Neurophysiological mechanisms driving cognitive biases and decision-making in trait anxiety

Uncertainty is thought to be central to many psychiatric disorders, most notably anxiety. Only recently a quantitative understanding of the role played by uncertainty in these disorders has started to emerge, particularly in the context of decision-making. One of the key findings is that trait anxiety is associated with impairments in decision-making and learning in unstable environments, due to an abnormal estimation of the task statistical structure. This project will expand these findings by assessing the neural correlates underlying the anxiety-induced biases in processing uncertainty during decision-making. Combining MEG and individual T1-MRI, our goal is to assess whether neural activity in the anterior cingulate cortex and prefrontal areas – known to contribute to the symptoms in anxiety disorders – underlie the impairments in uncertainty processing in anxiety, and thus lead to poorer learning and decision-making.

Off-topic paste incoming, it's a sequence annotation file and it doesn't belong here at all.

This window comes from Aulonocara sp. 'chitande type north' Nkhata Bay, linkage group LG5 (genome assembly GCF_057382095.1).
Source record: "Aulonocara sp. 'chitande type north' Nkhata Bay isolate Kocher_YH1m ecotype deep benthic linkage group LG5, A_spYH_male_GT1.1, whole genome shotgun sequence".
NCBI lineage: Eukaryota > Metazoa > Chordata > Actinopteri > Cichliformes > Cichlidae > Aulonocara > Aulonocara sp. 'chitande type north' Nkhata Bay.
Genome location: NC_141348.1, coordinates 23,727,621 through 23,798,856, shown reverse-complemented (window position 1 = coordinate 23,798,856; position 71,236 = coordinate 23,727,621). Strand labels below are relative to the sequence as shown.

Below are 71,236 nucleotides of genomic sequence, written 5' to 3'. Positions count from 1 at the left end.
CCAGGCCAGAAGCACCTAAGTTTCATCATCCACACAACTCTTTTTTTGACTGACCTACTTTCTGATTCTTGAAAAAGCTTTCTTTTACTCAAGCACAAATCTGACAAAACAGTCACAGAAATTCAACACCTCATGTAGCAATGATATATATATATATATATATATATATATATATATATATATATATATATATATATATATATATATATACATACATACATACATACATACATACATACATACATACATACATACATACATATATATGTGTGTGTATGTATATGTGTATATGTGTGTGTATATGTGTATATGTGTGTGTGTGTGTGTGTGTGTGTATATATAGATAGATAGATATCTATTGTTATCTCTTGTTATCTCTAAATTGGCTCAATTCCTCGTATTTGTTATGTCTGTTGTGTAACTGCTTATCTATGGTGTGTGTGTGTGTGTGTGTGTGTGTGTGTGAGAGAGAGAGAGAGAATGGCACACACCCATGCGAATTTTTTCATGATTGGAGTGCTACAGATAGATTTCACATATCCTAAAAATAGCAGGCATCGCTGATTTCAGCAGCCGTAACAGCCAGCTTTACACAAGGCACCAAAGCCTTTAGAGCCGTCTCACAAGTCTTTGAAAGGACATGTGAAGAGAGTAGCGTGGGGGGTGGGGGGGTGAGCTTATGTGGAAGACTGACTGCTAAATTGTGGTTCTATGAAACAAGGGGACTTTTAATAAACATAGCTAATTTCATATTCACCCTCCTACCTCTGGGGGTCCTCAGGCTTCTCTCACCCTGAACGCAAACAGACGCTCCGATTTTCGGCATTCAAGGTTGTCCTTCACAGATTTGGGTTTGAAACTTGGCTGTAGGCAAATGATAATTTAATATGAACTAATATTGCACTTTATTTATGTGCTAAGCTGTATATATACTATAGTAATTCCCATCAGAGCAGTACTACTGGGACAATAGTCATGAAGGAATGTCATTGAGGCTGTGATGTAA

1. Hein, T.P., Weber, L.A., de Fockert, J. and Ruiz, M.H., 2019. State anxiety biases estimates of uncertainty during reward learning in volatile environments. bioRxiv, p.809749.
2. Sporn, S., Hein, T. and Ruiz, M.H., 2020. Alterations in the amplitude and burst rate of beta oscillations impair reward-dependent motor learning in anxiety. Elife, 9, p.e50654.
Pulcu E, Browning M. The misestimation of uncertainty in affective disorders. Trends in Cognitive Sciences. 2019 Oct 1;23(10):865-75.

Project Leaders - Maria Herrojo Ruiz, Vadim Nikulin.